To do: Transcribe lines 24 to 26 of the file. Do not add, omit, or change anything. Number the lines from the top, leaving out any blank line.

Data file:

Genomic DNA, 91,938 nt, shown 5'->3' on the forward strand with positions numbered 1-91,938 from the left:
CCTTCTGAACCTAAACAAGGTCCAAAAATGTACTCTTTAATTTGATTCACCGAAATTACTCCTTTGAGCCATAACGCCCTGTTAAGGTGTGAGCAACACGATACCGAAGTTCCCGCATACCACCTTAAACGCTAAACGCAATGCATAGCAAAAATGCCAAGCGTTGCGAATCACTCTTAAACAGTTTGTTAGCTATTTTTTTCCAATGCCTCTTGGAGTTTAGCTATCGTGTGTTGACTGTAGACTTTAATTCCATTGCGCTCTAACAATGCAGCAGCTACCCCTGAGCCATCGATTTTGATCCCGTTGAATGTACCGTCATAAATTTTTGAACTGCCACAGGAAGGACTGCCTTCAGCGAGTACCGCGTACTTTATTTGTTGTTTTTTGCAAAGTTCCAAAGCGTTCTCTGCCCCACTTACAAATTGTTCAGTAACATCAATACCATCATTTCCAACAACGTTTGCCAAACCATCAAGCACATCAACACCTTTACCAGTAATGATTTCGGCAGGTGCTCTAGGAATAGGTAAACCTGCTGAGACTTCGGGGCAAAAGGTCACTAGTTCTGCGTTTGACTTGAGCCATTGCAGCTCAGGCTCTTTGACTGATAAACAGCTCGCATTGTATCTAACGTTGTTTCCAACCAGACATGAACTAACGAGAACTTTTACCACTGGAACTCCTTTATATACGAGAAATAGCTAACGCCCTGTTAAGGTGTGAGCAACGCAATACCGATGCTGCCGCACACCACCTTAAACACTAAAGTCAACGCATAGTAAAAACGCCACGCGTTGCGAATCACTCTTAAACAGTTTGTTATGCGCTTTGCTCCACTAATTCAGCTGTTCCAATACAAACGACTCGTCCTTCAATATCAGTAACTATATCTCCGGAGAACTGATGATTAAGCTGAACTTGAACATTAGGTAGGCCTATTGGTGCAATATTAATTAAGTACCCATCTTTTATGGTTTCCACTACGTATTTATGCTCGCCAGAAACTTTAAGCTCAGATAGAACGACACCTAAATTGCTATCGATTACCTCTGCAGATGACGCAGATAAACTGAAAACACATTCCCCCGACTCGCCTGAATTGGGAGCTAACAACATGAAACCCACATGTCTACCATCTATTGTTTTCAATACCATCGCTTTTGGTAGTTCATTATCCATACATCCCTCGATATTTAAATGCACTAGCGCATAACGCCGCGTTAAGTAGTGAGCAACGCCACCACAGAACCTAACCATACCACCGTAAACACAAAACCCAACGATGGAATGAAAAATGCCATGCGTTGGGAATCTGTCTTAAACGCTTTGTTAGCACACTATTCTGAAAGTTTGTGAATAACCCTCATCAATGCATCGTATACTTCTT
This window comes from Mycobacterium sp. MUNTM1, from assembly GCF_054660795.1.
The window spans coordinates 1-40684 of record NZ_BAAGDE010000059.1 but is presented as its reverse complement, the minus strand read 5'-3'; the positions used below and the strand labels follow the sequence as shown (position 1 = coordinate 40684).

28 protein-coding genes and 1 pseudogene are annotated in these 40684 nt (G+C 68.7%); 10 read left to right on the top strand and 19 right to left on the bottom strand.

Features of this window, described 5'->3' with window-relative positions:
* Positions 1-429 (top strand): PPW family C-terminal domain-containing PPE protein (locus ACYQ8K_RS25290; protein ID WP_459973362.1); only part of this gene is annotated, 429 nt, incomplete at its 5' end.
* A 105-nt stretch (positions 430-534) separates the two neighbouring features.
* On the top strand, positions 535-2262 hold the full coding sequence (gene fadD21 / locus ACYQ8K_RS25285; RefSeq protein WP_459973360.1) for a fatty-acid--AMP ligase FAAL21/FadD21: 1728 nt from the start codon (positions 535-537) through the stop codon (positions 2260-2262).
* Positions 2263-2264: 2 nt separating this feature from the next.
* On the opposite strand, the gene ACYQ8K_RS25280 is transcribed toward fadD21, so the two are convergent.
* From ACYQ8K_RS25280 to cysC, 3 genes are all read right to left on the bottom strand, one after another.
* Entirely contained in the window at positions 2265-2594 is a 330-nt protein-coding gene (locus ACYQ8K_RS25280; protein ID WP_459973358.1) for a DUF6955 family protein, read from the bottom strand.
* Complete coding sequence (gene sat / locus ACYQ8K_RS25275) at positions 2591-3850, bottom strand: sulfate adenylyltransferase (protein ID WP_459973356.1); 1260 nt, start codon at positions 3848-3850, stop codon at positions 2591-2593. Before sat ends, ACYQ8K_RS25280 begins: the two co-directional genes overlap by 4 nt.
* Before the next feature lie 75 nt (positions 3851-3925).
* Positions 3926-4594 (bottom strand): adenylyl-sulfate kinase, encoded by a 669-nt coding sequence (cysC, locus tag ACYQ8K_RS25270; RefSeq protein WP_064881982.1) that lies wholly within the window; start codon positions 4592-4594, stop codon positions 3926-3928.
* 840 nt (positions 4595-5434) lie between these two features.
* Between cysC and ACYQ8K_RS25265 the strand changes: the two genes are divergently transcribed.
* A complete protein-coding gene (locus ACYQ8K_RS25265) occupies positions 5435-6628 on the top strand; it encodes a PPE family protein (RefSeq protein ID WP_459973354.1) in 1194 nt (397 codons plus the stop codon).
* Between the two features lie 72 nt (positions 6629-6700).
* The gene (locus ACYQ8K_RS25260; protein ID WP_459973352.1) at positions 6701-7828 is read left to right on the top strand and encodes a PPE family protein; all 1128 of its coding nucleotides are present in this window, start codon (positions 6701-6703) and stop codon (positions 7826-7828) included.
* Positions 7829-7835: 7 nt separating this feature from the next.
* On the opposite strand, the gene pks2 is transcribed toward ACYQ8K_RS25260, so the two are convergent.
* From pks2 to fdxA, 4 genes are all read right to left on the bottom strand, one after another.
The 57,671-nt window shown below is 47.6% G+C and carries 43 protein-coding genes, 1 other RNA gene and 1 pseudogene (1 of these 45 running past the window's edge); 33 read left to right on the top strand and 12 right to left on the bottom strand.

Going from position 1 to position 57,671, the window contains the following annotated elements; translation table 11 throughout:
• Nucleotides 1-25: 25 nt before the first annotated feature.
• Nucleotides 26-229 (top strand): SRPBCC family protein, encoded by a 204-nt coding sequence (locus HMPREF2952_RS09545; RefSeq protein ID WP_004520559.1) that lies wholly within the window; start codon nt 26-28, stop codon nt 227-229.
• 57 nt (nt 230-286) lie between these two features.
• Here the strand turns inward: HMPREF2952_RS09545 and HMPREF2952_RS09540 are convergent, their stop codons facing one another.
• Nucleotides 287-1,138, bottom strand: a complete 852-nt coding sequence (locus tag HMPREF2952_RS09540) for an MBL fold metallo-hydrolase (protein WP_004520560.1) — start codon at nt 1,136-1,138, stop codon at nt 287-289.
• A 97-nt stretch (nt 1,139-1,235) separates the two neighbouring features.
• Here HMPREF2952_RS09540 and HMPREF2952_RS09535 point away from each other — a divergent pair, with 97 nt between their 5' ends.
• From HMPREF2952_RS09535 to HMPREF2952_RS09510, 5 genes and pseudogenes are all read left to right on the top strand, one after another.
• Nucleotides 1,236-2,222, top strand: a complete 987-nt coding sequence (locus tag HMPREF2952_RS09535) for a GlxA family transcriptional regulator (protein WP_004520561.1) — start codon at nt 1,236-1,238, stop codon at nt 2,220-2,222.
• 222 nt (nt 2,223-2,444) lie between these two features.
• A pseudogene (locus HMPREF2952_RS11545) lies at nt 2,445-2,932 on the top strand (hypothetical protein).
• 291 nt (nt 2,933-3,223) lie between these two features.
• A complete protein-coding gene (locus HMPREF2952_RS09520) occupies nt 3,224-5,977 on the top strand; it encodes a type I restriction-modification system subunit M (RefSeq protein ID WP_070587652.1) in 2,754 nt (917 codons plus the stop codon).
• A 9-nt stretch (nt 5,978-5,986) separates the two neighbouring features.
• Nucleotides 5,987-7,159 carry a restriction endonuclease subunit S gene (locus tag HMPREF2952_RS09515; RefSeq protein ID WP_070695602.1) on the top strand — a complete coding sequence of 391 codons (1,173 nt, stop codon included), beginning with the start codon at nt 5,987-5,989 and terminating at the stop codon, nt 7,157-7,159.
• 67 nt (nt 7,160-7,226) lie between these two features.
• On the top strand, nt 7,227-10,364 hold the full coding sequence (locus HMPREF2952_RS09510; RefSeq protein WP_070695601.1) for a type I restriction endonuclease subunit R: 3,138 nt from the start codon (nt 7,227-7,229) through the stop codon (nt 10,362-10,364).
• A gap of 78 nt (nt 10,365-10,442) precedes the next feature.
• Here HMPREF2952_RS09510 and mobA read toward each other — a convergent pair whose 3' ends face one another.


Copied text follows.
* From pks2 to fdxA, 4 genes are all read right to left on the bottom strand, one after another.
The 57,671-nt window shown below is 47.6% G+C and carries 43 protein-coding genes, 1 other RNA gene and 1 pseudogene (1 of these 45 running past the window's edge); 33 read left to right on the top strand and 12 right to left on the bottom strand.

Going from position 1 to position 57,671, the window contains the following annotated elements; translation table 11 throughout: